Alabama QB Jalen Hurts Becoming a Dark-Horse Heisman Candidate

Christopher Walsh@@WritingWalshCollege Football National ColumnistOctober 16, 2016

Alabama freshman quarterback Jalen Hurts was tough to stop while helping lead a 49-10 rout of Tennessee on Saturday.
Alabama freshman quarterback Jalen Hurts was tough to stop while helping lead a 49-10 rout of Tennessee on Saturday.Kevin C. Cox/Getty Images

It will quickly become a taboo word at the University of Alabama, at least in the football building, where a matching set of cast bronze trophies rest prominently on pedestals the Crimson Tide players have to walk by every day.

It’s down the hall from the where the national championship trophies are displayed, something else Alabama doesn’t talk about during a season. 

But when it comes to quarterback Jalen Hurts, it’s time for the “H” word to be mentioned. He’s not a front-runner for the most prestigious award in college football, at least not yet, and head coach Nick Saban will be the first to try to deflect attention. After all, the true freshman has enough pressure on him already.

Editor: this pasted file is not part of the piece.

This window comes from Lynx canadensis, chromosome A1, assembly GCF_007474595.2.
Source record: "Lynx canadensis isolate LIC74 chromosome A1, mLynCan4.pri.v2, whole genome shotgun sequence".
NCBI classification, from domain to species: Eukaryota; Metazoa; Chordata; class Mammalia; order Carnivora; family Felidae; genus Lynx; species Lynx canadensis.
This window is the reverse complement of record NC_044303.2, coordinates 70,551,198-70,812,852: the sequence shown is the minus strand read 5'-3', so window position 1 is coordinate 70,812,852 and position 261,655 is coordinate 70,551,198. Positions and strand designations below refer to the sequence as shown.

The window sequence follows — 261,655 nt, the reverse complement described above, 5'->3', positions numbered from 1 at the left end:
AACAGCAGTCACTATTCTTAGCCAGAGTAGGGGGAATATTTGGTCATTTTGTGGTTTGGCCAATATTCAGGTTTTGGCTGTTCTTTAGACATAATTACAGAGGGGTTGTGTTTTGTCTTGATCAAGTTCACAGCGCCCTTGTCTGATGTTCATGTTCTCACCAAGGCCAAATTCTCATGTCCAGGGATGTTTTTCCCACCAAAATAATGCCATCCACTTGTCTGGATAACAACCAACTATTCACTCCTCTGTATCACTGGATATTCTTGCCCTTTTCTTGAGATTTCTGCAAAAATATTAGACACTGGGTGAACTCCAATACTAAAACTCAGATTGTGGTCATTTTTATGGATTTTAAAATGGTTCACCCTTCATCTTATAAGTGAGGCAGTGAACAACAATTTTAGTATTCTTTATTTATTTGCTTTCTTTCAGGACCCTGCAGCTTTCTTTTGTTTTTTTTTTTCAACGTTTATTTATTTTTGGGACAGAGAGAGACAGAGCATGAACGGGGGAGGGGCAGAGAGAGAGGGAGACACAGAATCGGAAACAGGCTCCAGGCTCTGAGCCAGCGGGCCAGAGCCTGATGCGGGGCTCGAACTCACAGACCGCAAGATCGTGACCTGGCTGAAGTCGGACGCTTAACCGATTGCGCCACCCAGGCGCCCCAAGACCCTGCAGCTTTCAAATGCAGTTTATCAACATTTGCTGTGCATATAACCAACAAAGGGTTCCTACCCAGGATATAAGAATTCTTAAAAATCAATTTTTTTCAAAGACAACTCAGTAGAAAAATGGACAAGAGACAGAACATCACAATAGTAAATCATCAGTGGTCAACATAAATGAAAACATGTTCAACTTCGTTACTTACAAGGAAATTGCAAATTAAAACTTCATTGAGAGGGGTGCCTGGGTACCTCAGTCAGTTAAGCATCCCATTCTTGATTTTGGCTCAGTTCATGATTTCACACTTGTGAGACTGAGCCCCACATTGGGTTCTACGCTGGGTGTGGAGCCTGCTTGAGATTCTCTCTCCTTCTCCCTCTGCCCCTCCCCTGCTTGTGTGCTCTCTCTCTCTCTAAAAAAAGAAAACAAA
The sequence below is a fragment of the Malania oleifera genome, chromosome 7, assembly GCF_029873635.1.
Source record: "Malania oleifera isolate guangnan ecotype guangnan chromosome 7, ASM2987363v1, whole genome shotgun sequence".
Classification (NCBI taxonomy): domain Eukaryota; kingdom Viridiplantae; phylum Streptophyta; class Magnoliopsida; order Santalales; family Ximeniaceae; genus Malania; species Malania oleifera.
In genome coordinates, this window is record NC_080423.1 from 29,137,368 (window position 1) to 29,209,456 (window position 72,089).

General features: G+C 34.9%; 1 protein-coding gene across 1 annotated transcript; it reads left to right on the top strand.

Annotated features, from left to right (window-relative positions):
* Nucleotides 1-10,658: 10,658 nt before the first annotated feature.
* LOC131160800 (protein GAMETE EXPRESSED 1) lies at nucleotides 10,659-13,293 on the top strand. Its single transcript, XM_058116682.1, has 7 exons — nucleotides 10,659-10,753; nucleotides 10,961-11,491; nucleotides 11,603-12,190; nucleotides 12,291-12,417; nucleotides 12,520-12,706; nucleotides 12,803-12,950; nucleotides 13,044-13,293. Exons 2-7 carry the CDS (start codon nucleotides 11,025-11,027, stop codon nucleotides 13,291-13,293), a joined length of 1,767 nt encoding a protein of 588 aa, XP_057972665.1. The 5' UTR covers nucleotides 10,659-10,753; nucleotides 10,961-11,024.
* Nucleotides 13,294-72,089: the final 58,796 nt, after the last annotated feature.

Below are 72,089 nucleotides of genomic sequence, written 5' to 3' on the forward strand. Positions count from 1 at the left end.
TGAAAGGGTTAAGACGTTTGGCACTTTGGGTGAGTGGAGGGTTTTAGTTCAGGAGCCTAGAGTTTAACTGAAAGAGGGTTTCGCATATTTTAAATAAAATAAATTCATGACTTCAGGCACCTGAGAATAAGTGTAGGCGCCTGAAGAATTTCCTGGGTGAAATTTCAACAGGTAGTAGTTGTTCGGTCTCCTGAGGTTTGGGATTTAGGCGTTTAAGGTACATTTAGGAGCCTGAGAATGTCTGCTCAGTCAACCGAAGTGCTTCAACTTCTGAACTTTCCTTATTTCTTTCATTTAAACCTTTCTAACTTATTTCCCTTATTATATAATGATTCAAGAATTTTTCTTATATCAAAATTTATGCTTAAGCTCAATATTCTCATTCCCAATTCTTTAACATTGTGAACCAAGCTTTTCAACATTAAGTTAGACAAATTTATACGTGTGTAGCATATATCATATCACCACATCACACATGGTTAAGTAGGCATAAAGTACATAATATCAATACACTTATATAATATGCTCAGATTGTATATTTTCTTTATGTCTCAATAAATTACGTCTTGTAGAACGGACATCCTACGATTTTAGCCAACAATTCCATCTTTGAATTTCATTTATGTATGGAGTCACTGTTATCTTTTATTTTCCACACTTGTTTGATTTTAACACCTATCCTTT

That “H” word, of course, is Heisman, and yes, midway through October he has to be on the short list of contenders along with three other dual-threat quarterbacks—Louisville’s Lamar Jackson, Clemson’s Deshaun Watson and Ohio State’s J.T. Barrett—and Michigan linebacker Jabrill Peppers for this year’s award.

That’s just reality.

So is the feeling that Hurts is just getting started, while playing on a team that feels like it hasn’t come close to peaking yet.

It sounds incredible, but that’s the kind of season it’s been in college football. Saban’s never had a true freshman as a starting quarterback before, and some people are still trying to get used to Lane Kiffin being his offensive coordinator and the Crimson Tide calling some run-pass option plays.

To take it a step further, in the modern era of college football, only one team was led to a national title by a true freshman quarterback: Jamelle Holieway at Oklahoma in 1985.

For a third straight year, Lane Kiffin is making history as Alabama's offensive coordinator.
For a third straight year, Lane Kiffin is making history as Alabama's offensive coordinator.Randy Sartin-USA TODAY Sports